Dr Chris Brown made a trip to the North Coast, to visit a well known local – Bucky the Bottlenose Dolphin. Bucky, one of the mainstays of the Pet Porpoise Pool Coffs Harbour, has been wowing crowds for decades. Dr Chris visited to check on some suspect lumps in Bucky’s mouth. Thankfully, it seemed like they were relatively minor in nature and able to be treated.Watching the episode brought back so many special memories for me, and made me dig through these boxes to find some photos.
Please click on the images below to see them in more detail.
Somewhere in there are the photos l want......
I have really fond memories of visiting the Pet Porpoise Pool as a child, and these early visits were the start of a lifelong love of the ocean and the animals that live there.
When l was growing up l wanted to be a marine biologist, and during my second year at University in 1998 l completed a summer internship at the Pet Porpoise Pool with Greg Pickering. It was a real treat to see Greg on Saturday night’s episode of Bondi Vet.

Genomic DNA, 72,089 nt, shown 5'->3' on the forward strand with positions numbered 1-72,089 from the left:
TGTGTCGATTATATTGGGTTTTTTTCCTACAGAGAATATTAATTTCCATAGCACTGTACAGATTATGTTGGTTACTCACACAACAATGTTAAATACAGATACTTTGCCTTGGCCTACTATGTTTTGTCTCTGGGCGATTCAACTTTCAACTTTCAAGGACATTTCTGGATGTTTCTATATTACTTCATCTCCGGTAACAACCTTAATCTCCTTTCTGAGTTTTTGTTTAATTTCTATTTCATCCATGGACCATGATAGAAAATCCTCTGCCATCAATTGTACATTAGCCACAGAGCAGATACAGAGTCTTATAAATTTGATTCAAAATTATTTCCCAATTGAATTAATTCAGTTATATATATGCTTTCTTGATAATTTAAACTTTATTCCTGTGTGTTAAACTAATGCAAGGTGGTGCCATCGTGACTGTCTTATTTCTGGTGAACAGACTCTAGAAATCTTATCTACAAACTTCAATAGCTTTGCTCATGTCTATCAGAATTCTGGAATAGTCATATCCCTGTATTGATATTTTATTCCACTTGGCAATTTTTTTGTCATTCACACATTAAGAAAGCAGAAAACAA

During my internship l got to spend a lot of time with the Pet Porpoise Pool dolphins – including Bucky, and as a farewell present Dan and l were allowed to go for a swim with him (yes we have been together for that long!).
Swimming and playing with Bucky, will be an experience l will never forget.
Bucky was found stranded with his mother back in 1970 near Nambucca. Unable to be returned to the wild, Bucky is now the oldest dolphin at the Pet Porpoise Pool. I knew Bucky was the oldest, but was surprised to hear last night that he is now 42 years old!
After the episode I got thinking about what a great ambassador Bucky has been for dolphins and animals in general. I know not everyone is comfortable with the idea of animals such as bottlenose dolphins in captivity, but l do think there is a place for it, particularly when an animal can’t be returned to the wild or where they were born in captivity.
I think it was the wonderful Sir David Attenborough who said that people will only want to conserve and protect what they understand and care about. And that’s where places like the Pet Porpoise Pool play a vital role in conservation. I distinctly remember during my internship how people reacted to the dolphins. At that time you were allowed to interact with the dolphins by feeding them, touching them, shaking fins….and it’s that close contact and interaction that captivates people. It allows people to interact with species they wouldn’t normally get to get to see close up.
Now l realise that the dolphin l visited as a child, was probably the same dolphin l swam with - Bucky. 42 years old, and no doubt thousands of children later, what a great ambassador Bucky has been for his species.